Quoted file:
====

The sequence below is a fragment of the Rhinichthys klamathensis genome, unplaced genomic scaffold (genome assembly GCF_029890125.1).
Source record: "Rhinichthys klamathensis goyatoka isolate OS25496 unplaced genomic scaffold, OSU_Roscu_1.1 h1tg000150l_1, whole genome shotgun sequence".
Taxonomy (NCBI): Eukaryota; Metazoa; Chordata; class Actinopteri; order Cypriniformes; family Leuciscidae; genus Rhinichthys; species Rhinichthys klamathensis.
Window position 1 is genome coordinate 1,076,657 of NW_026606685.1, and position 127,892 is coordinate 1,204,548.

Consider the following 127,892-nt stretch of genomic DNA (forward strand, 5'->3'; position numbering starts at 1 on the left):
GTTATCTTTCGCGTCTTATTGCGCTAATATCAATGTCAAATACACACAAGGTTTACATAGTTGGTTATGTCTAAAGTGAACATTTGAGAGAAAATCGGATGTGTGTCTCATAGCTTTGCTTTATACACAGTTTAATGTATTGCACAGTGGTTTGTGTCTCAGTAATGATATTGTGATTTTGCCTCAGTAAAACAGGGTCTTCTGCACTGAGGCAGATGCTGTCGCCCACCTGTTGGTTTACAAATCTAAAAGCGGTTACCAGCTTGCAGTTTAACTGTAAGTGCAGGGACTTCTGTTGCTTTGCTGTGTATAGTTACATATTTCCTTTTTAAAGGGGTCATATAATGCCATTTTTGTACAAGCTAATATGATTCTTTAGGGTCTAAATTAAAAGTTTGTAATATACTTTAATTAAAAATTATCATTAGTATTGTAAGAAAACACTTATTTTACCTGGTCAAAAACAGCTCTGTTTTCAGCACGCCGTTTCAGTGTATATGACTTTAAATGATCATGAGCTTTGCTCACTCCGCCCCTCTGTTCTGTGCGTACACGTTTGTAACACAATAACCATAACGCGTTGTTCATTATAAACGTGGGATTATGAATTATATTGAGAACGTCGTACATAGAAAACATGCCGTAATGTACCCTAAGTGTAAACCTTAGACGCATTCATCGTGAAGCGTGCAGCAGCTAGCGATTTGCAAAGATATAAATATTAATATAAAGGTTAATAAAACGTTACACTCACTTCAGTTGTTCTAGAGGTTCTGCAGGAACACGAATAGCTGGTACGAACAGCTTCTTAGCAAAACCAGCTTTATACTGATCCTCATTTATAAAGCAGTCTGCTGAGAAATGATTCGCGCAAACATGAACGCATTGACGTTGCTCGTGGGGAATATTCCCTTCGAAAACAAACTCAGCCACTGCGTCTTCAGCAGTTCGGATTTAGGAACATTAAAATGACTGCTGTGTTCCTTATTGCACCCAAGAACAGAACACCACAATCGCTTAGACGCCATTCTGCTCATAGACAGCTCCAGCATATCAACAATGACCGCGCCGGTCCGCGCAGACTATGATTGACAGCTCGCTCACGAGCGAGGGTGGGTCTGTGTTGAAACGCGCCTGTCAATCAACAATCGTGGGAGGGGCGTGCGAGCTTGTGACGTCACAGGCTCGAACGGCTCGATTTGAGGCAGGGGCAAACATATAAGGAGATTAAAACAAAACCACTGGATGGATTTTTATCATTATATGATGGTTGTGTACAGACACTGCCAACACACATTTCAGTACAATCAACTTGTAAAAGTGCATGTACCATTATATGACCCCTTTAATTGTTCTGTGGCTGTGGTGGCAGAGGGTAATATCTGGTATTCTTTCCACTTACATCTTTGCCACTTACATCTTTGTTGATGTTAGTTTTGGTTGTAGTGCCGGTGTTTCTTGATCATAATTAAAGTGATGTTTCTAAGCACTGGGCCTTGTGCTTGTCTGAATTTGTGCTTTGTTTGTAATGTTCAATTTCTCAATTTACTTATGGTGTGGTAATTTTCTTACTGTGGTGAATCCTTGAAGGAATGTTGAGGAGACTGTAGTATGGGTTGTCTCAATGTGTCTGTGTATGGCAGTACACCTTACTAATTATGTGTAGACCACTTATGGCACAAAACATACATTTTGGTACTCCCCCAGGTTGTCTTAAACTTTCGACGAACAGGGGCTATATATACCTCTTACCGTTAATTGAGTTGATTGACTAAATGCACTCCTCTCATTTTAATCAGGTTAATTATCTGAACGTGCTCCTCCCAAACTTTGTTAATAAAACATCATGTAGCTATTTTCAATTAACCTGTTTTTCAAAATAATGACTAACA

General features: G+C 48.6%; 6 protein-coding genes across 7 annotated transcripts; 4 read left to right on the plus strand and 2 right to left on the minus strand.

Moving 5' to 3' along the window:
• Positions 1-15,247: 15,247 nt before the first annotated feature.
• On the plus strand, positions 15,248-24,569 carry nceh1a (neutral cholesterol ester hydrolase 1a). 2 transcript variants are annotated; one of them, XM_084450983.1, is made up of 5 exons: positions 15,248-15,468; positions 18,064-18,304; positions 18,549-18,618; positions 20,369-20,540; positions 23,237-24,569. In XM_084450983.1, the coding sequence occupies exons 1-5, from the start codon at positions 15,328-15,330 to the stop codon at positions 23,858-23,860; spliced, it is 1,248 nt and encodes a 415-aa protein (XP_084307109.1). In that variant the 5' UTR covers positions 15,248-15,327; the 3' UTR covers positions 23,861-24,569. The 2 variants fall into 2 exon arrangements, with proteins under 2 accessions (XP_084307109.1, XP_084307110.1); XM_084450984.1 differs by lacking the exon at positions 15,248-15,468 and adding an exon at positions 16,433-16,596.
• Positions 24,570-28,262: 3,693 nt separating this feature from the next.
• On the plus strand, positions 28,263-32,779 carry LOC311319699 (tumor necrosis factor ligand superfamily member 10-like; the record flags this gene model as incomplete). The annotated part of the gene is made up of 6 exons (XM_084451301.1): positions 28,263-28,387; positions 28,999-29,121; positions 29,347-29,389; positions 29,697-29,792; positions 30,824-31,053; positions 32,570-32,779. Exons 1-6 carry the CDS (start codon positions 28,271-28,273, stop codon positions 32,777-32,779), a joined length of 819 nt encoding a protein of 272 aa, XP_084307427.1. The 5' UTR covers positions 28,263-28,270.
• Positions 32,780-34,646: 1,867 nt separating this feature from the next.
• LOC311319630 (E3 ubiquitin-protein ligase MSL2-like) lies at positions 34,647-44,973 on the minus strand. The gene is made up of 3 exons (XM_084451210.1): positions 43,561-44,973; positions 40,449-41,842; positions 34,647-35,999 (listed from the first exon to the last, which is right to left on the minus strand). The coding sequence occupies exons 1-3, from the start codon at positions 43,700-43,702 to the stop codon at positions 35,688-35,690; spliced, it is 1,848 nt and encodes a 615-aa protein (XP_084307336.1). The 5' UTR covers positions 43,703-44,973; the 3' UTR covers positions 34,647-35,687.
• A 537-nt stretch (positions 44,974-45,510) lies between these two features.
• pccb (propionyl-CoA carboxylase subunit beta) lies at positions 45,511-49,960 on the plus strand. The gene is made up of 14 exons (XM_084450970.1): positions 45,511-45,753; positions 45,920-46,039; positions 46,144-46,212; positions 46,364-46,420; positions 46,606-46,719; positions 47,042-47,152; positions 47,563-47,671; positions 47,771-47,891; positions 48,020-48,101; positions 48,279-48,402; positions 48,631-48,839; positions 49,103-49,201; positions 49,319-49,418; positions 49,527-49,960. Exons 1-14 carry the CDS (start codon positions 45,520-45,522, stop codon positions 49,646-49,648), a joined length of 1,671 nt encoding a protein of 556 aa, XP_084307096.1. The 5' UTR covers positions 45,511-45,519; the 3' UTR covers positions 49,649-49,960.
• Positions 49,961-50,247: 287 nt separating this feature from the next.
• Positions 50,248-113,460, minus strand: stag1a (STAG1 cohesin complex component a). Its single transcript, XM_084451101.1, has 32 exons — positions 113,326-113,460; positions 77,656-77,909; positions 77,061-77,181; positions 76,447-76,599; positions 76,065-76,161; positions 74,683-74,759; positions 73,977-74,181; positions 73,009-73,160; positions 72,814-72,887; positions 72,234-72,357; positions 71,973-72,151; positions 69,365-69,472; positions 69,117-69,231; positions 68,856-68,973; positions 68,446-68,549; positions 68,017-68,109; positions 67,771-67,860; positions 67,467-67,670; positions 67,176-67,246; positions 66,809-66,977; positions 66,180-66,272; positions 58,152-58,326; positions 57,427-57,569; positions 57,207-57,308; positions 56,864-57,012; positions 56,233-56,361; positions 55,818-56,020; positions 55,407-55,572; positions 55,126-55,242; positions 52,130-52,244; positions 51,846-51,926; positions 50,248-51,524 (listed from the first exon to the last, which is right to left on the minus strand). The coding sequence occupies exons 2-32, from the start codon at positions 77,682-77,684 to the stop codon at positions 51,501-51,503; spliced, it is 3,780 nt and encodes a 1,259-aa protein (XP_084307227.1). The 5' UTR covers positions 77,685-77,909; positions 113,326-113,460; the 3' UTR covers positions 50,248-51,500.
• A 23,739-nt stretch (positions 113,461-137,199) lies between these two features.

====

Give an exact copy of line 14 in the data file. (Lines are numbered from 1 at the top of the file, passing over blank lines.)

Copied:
• LOC311319630 (E3 ubiquitin-protein ligase MSL2-like) lies at positions 34,647-44,973 on the minus strand. The gene is made up of 3 exons (XM_084451210.1): positions 43,561-44,973; positions 40,449-41,842; positions 34,647-35,999 (listed from the first exon to the last, which is right to left on the minus strand). The coding sequence occupies exons 1-3, from the start codon at positions 43,700-43,702 to the stop codon at positions 35,688-35,690; spliced, it is 1,848 nt and encodes a 615-aa protein (XP_084307336.1). The 5' UTR covers positions 43,703-44,973; the 3' UTR covers positions 34,647-35,687.